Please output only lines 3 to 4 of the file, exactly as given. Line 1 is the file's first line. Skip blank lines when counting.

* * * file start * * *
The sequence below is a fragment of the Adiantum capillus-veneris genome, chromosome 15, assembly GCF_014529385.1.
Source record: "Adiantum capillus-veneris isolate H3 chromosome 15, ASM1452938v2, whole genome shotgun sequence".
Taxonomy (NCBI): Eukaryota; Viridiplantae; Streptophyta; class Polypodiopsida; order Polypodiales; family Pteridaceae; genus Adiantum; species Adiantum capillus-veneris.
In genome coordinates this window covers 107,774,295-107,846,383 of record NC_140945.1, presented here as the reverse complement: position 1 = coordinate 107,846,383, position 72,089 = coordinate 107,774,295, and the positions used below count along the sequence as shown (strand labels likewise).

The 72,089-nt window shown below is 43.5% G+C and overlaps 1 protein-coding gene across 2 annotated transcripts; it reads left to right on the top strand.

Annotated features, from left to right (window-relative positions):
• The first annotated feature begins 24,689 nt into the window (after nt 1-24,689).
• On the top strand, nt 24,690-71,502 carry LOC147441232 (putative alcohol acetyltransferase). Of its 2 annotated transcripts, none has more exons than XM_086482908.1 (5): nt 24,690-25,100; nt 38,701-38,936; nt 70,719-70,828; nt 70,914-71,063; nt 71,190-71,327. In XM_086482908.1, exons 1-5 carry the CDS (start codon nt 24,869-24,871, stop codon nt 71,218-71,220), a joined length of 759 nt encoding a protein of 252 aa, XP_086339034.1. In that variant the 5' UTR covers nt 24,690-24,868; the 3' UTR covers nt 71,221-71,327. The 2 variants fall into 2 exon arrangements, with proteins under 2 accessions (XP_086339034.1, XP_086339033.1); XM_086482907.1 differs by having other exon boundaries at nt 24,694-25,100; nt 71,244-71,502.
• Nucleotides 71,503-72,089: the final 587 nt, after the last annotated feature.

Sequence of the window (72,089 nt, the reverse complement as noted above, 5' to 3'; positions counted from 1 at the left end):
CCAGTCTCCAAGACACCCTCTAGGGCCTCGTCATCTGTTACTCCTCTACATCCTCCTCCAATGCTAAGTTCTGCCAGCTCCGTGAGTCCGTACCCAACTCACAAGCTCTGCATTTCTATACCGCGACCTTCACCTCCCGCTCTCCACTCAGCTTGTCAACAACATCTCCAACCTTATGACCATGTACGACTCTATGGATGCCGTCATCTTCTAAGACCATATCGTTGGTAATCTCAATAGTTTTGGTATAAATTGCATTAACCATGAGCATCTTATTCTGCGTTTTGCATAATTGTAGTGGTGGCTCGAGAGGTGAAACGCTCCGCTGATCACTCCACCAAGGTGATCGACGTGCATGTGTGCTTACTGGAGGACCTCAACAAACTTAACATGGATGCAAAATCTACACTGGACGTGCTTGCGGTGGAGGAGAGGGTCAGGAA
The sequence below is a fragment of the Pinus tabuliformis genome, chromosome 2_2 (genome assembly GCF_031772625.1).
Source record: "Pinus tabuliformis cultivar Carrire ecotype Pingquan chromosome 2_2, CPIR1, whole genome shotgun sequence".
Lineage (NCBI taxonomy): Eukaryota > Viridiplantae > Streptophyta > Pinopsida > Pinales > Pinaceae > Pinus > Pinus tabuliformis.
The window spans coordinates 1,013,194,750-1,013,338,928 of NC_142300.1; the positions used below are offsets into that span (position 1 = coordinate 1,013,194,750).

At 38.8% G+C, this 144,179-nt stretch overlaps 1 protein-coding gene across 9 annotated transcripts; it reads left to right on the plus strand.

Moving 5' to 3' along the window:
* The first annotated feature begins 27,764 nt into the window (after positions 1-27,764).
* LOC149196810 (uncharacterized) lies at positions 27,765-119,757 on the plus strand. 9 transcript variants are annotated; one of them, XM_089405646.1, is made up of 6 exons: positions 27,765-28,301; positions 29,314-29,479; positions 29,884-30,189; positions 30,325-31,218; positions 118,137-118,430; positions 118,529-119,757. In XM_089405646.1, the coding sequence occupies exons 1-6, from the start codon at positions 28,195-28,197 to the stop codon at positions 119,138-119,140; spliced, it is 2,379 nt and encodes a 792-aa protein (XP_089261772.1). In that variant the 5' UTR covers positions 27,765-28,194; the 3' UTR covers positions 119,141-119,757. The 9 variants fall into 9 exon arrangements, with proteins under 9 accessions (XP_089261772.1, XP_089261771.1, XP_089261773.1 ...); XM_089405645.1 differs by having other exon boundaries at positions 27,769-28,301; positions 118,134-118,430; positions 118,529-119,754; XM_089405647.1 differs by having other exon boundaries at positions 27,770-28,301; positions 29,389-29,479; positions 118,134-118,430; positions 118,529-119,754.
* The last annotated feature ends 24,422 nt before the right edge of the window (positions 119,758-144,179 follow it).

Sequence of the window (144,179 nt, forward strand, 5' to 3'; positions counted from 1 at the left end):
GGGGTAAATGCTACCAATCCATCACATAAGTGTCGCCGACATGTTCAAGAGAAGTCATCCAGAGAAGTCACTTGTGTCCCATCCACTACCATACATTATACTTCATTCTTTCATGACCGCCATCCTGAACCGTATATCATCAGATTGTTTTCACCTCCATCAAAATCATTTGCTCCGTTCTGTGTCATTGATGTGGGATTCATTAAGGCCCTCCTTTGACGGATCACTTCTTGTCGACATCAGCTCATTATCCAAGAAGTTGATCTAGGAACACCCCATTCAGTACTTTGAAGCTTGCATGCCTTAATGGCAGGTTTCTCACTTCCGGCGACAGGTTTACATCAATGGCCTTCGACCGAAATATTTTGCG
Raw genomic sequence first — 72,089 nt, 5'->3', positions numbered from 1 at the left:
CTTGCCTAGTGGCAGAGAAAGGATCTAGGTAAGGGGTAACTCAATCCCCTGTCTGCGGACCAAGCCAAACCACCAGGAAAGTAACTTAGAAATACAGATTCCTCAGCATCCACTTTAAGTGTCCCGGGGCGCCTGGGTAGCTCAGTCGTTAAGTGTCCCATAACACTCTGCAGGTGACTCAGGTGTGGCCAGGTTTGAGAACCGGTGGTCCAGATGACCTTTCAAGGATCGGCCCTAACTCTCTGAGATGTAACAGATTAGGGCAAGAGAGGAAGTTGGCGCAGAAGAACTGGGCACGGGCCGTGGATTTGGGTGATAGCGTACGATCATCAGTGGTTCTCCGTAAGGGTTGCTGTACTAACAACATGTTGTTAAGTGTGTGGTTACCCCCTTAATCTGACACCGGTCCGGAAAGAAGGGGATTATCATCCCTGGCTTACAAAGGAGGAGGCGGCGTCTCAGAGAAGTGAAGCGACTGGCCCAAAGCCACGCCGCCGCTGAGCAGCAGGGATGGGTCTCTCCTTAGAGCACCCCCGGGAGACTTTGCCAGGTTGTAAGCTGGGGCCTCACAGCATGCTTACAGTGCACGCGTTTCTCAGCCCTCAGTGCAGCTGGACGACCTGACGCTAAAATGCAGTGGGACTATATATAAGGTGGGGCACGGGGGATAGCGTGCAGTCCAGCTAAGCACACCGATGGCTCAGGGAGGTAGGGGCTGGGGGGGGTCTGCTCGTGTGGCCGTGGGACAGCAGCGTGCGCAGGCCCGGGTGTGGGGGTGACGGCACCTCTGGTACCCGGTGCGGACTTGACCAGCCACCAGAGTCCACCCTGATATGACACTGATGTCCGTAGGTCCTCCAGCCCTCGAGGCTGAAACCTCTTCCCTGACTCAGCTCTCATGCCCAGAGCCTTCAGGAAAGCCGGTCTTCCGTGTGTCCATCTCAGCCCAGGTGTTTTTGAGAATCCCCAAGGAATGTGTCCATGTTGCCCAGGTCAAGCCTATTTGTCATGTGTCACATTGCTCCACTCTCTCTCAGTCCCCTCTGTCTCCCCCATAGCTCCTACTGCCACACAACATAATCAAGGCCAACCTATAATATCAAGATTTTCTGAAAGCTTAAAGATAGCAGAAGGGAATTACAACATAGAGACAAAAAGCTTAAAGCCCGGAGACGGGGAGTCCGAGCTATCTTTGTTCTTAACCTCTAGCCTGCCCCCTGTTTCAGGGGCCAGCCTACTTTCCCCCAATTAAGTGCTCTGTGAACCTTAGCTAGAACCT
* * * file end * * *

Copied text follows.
Taxonomy (NCBI): Eukaryota; Viridiplantae; Streptophyta; class Polypodiopsida; order Polypodiales; family Pteridaceae; genus Adiantum; species Adiantum capillus-veneris.
In genome coordinates this window covers 107,774,295-107,846,383 of record NC_140945.1, presented here as the reverse complement: position 1 = coordinate 107,846,383, position 72,089 = coordinate 107,774,295, and the positions used below count along the sequence as shown (strand labels likewise).